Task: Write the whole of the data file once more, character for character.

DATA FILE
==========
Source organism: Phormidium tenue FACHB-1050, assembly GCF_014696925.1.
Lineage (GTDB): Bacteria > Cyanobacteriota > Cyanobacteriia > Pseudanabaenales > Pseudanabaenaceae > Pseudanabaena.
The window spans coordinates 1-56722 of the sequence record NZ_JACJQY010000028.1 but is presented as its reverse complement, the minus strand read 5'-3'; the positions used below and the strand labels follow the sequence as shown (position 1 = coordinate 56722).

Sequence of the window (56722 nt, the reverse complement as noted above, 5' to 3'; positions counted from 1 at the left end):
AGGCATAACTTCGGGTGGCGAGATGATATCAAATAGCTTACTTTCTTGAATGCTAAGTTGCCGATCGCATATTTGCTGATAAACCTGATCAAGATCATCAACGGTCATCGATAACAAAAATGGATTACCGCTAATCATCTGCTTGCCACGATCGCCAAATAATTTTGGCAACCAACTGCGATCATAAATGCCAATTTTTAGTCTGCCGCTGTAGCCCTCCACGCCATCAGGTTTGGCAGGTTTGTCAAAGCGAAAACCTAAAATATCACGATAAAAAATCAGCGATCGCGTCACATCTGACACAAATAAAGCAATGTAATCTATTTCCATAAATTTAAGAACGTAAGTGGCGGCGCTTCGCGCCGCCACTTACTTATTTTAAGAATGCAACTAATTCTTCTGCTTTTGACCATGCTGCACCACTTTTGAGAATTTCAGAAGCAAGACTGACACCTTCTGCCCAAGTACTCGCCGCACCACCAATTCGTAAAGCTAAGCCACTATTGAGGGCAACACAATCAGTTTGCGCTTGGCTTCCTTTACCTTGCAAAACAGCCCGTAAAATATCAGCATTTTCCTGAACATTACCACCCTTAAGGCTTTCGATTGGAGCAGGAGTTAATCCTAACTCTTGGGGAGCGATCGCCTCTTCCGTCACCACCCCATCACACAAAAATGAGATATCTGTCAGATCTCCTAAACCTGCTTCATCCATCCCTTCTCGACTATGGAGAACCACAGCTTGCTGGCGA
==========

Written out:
Source organism: Phormidium tenue FACHB-1050, assembly GCF_014696925.1.
Lineage (GTDB): Bacteria > Cyanobacteriota > Cyanobacteriia > Pseudanabaenales > Pseudanabaenaceae > Pseudanabaena.
The window spans coordinates 1-56722 of the sequence record NZ_JACJQY010000028.1 but is presented as its reverse complement, the minus strand read 5'-3'; the positions used below and the strand labels follow the sequence as shown (position 1 = coordinate 56722).

Sequence of the window (56722 nt, the reverse complement as noted above, 5' to 3'; positions counted from 1 at the left end):
AGGCATAACTTCGGGTGGCGAGATGATATCAAATAGCTTACTTTCTTGAATGCTAAGTTGCCGATCGCATATTTGCTGATAAACCTGATCAAGATCATCAACGGTCATCGATAACAAAAATGGATTACCGCTAATCATCTGCTTGCCACGATCGCCAAATAATTTTGGCAACCAACTGCGATCATAAATGCCAATTTTTAGTCTGCCGCTGTAGCCCTCCACGCCATCAGGTTTGGCAGGTTTGTCAAAGCGAAAACCTAAAATATCACGATAAAAAATCAGCGATCGCGTCACATCTGACACAAATAAAGCAATGTAATCTATTTCCATAAATTTAAGAACGTAAGTGGCGGCGCTTCGCGCCGCCACTTACTTATTTTAAGAATGCAACTAATTCTTCTGCTTTTGACCATGCTGCACCACTTTTGAGAATTTCAGAAGCAAGACTGACACCTTCTGCCCAAGTACTCGCCGCACCACCAATTCGTAAAGCTAAGCCACTATTGAGGGCAACACAATCAGTTTGCGCTTGGCTTCCTTTACCTTGCAAAACAGCCCGTAAAATATCAGCATTTTCCTGAACATTACCACCCTTAAGGCTTTCGATTGGAGCAGGAGTTAATCCTAACTCTTGGGGAGCGATCGCCTCTTCCGTCACCACCCCATCACACAAAAATGAGATATCTGTCAGATCTCCTAAACCTGCTTCATCCATCCCTTCTCGACTATGGAGAACCACAGCTTGCTGGCGA